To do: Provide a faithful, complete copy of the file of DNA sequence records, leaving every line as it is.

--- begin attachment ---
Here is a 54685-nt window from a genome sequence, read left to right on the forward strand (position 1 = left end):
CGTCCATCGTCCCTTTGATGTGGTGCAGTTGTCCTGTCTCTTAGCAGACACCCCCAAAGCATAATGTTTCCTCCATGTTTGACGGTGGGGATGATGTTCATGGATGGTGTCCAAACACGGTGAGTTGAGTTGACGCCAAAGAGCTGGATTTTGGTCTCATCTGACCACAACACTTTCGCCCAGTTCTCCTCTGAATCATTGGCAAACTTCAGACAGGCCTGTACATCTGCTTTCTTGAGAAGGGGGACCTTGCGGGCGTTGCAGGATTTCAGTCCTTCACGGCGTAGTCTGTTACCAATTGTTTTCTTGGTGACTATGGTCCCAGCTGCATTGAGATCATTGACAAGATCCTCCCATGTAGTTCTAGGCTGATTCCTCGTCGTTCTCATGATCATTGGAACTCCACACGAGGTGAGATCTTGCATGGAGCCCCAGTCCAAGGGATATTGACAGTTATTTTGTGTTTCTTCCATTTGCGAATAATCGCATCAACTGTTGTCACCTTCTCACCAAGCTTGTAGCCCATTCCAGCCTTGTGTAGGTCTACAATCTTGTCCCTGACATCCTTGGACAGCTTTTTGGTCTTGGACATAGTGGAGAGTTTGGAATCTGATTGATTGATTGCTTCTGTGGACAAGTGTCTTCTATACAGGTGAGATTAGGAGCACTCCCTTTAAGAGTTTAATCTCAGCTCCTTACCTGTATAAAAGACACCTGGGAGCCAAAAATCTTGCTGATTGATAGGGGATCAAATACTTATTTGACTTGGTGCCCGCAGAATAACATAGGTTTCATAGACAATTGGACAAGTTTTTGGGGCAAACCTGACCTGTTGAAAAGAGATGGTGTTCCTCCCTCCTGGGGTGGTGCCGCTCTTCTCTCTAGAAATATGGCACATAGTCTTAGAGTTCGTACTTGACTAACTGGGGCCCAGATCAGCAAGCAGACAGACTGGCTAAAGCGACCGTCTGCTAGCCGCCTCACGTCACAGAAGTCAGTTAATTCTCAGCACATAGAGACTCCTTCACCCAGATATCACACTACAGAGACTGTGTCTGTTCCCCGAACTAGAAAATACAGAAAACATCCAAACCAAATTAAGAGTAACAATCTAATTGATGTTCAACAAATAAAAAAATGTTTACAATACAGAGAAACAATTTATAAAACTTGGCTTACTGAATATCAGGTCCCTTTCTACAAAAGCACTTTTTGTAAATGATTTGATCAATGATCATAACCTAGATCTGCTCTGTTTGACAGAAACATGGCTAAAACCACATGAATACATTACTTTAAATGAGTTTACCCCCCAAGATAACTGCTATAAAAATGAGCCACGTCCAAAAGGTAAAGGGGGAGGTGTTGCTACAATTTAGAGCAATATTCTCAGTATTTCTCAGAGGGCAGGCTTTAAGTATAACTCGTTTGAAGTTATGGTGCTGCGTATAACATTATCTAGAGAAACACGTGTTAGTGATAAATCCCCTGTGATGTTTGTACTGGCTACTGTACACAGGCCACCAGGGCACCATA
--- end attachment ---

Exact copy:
Here is a 54685-nt window from a genome sequence, read left to right on the forward strand (position 1 = left end):
CGTCCATCGTCCCTTTGATGTGGTGCAGTTGTCCTGTCTCTTAGCAGACACCCCCAAAGCATAATGTTTCCTCCATGTTTGACGGTGGGGATGATGTTCATGGATGGTGTCCAAACACGGTGAGTTGAGTTGACGCCAAAGAGCTGGATTTTGGTCTCATCTGACCACAACACTTTCGCCCAGTTCTCCTCTGAATCATTGGCAAACTTCAGACAGGCCTGTACATCTGCTTTCTTGAGAAGGGGGACCTTGCGGGCGTTGCAGGATTTCAGTCCTTCACGGCGTAGTCTGTTACCAATTGTTTTCTTGGTGACTATGGTCCCAGCTGCATTGAGATCATTGACAAGATCCTCCCATGTAGTTCTAGGCTGATTCCTCGTCGTTCTCATGATCATTGGAACTCCACACGAGGTGAGATCTTGCATGGAGCCCCAGTCCAAGGGATATTGACAGTTATTTTGTGTTTCTTCCATTTGCGAATAATCGCATCAACTGTTGTCACCTTCTCACCAAGCTTGTAGCCCATTCCAGCCTTGTGTAGGTCTACAATCTTGTCCCTGACATCCTTGGACAGCTTTTTGGTCTTGGACATAGTGGAGAGTTTGGAATCTGATTGATTGATTGCTTCTGTGGACAAGTGTCTTCTATACAGGTGAGATTAGGAGCACTCCCTTTAAGAGTTTAATCTCAGCTCCTTACCTGTATAAAAGACACCTGGGAGCCAAAAATCTTGCTGATTGATAGGGGATCAAATACTTATTTGACTTGGTGCCCGCAGAATAACATAGGTTTCATAGACAATTGGACAAGTTTTTGGGGCAAACCTGACCTGTTGAAAAGAGATGGTGTTCCTCCCTCCTGGGGTGGTGCCGCTCTTCTCTCTAGAAATATGGCACATAGTCTTAGAGTTCGTACTTGACTAACTGGGGCCCAGATCAGCAAGCAGACAGACTGGCTAAAGCGACCGTCTGCTAGCCGCCTCACGTCACAGAAGTCAGTTAATTCTCAGCACATAGAGACTCCTTCACCCAGATATCACACTACAGAGACTGTGTCTGTTCCCCGAACTAGAAAATACAGAAAACATCCAAACCAAATTAAGAGTAACAATCTAATTGATGTTCAACAAATAAAAAAATGTTTACAATACAGAGAAACAATTTATAAAACTTGGCTTACTGAATATCAGGTCCCTTTCTACAAAAGCACTTTTTGTAAATGATTTGATCAATGATCATAACCTAGATCTGCTCTGTTTGACAGAAACATGGCTAAAACCACATGAATACATTACTTTAAATGAGTTTACCCCCCAAGATAACTGCTATAAAAATGAGCCACGTCCAAAAGGTAAAGGGGGAGGTGTTGCTACAATTTAGAGCAATATTCTCAGTATTTCTCAGAGGGCAGGCTTTAAGTATAACTCGTTTGAAGTTATGGTGCTGCGTATAACATTATCTAGAGAAACACGTGTTAGTGATAAATCCCCTGTGATGTTTGTACTGGCTACTGTACACAGGCCACCAGGGCACCATA